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The sad truth about archery hunting is that sometimes they just get away.  I've shot a couple over the years that had evidence of being hit previously with no apparent long lasting injury.  Hopefully that's the case with your deer.  Kudos for searching as long as you did.

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31 minutes ago, DonBo said:

The sad truth about archery hunting is that sometimes they just get away.  I've shot a couple over the years that had evidence of being hit previously with no apparent long lasting injury.  Hopefully that's the case with your deer.  Kudos for searching as long as you did.

 

Unfortunately it does happen.  As someone that is somewhat new to archery and someone that has been 100% self taught its something that has been in the back of my mind since I started hunting with a bow.  I limit myself to shots under 30 yards and only broadside or quartering away.  Last year I drew on a deer that was at 10 yards broadside but I let down and didn't shoot because the window between samplings was just a bit too small so I have tried to be careful.  In this case I just rushed it, 2-3 extra seconds was probably all I needed.  Next time I'll be more prepared mentally and I'll take more time.

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At my start to bow hunting I had a co-worker who often said things I didn’t like even though he was also often right.

 

He told me I was going to go in this order: miss, wound, then kill.

 

The thing that annoyed me the most about it was I was practicing a ton and on 3D ranges as they were first developing.  From tree stands, through shed windows and hole in steel plates.  I thought he just didn’t realize my capabilities.

 

Low and behold, I missed, then wounded and then finally got my first kill in my first year with a bow.  Up till that point I’ve taken scores of deer by firearms and never lost one.  It’s humbling.

 

Ive helped many, many people track their deer in addition to my own and there are just some cold hard truths about certain hits that play out in the blood trail.  You’ll always wonder what happened if you don’t find them but they are surprisingly resilient creatures.  You’ll always remember this one and what you could’ve done better, and then you’ll do it the next time. 👍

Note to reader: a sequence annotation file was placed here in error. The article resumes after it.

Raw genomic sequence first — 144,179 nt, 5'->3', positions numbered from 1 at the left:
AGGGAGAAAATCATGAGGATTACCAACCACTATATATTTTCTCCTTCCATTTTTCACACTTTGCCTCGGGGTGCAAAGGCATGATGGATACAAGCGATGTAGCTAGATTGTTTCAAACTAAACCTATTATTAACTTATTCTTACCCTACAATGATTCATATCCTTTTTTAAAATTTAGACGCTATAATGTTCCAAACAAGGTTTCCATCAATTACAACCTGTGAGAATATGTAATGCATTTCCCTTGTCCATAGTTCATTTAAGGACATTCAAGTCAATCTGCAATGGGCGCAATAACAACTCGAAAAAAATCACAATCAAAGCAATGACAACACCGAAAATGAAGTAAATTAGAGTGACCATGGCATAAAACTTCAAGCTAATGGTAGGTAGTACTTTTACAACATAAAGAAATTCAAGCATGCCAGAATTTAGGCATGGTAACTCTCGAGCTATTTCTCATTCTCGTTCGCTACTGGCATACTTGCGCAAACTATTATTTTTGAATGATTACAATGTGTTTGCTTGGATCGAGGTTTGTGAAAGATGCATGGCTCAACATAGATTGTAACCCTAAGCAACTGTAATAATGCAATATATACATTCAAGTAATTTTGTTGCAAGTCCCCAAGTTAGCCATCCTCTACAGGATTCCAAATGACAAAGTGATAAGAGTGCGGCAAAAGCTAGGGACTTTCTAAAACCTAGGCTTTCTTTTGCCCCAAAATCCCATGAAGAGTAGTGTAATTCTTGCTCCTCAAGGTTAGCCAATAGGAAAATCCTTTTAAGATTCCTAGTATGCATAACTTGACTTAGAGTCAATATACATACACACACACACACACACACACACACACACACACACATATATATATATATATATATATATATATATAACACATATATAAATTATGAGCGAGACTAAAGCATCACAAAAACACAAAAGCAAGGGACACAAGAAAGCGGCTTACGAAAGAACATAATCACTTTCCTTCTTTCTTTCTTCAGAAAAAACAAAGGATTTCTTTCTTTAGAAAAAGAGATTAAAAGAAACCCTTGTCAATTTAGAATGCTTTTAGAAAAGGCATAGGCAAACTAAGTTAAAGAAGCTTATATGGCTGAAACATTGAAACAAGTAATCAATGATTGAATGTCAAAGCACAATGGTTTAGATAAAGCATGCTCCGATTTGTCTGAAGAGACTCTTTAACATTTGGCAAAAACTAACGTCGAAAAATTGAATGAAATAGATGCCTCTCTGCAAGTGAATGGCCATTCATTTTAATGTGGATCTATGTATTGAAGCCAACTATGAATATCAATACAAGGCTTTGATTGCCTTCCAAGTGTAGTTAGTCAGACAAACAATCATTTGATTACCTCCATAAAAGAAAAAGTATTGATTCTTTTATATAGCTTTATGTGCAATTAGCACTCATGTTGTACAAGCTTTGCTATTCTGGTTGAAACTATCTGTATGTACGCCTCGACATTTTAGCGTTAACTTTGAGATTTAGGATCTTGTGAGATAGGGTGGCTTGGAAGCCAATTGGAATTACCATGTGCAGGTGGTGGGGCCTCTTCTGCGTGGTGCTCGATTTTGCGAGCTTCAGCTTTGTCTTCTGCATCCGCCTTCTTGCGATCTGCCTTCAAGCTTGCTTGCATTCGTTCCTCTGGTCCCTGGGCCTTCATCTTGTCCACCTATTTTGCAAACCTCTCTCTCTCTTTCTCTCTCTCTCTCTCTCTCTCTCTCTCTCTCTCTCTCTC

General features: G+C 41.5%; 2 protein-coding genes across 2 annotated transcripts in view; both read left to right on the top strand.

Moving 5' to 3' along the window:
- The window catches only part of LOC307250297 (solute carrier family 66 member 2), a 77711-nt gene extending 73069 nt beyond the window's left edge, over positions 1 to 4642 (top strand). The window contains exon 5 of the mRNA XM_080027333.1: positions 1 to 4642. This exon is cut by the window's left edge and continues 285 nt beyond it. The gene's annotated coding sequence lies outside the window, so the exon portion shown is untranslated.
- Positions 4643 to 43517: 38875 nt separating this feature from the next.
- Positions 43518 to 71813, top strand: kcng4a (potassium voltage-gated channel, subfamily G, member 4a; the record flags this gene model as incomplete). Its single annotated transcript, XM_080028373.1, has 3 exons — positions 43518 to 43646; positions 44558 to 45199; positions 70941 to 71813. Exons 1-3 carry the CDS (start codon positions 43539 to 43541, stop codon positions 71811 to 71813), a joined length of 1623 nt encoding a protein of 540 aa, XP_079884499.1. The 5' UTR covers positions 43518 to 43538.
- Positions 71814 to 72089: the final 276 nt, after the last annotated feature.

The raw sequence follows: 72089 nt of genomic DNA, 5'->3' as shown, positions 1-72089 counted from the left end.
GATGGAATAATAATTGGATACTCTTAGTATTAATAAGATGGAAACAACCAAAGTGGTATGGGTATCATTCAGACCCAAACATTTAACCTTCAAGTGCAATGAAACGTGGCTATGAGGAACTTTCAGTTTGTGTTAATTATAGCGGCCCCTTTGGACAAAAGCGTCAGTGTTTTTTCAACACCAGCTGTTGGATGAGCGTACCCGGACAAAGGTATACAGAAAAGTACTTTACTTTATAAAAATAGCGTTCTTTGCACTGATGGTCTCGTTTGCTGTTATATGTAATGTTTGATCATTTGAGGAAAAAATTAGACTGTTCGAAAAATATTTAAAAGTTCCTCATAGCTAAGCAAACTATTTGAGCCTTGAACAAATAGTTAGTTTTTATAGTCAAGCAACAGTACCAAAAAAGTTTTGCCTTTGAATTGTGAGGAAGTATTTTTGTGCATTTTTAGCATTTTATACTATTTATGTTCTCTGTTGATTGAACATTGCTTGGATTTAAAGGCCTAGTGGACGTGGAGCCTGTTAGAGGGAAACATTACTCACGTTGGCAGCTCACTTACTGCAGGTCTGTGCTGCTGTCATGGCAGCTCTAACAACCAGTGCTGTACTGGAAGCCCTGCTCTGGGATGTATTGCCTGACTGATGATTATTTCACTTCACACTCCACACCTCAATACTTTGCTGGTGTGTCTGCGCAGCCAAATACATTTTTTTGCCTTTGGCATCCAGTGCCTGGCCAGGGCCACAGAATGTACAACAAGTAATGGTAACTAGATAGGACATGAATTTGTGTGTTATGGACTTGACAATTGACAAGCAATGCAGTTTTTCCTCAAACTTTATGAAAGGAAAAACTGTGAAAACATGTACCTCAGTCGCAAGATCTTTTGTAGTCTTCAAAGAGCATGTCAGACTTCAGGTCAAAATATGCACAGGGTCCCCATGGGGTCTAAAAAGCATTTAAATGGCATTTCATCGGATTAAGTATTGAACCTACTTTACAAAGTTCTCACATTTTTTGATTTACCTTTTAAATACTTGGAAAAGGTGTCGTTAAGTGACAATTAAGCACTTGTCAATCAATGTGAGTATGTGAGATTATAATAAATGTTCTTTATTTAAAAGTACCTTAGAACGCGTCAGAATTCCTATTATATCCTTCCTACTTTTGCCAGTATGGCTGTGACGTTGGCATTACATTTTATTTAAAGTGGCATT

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1 hour ago, Wanderer said:

At my start to bow hunting I had a co-worker who often said things I didn’t like even though he was also often right.

 

He told me I was going to go in this order: miss, wound, then kill.

 

The thing that annoyed me the most about it was I was practicing a ton and on 3D ranges as they were first developing.  From tree stands, through shed windows and hole in steel plates.  I thought he just didn’t realize my capabilities.

 

Low and behold, I missed, then wounded and then finally got my first kill in my first year with a bow.  Up till that point I’ve taken scores of deer by firearms and never lost one.  It’s humbling.

 

Ive helped many, many people track their deer in addition to my own and there are just some cold hard truths about certain hits that play out in the blood trail.  You’ll always wonder what happened if you don’t find them but they are surprisingly resilient creatures.  You’ll always remember this one and what you could’ve done better, and then you’ll do it the next time. 👍

 

 

That order of operations seems about right and Im currently right on track.  Starting to look forward to next year already :)

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On 11/12/2020 at 11:00 AM, bobbymalone said:

From the trail cam footage, acorn brunch happens on monday-thursday mornings under my stand.... while I am at work.  

The deer have you patterned. 

They probably have their own camera out watching you. Lol

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21 minutes ago, hugonian1 said:

The deer have you patterned. 

They probably have their own camera out watching you. Lol

Lol.

 

They also party every night under my stand from about 9pm to 2am. 

 

And a nice coyote stopped to take a leak right in front of my camera.

 

Earlier this fall there was a bobkitty that wandered through.  And the biggest porcupine in the state.

Edited by bobbymalone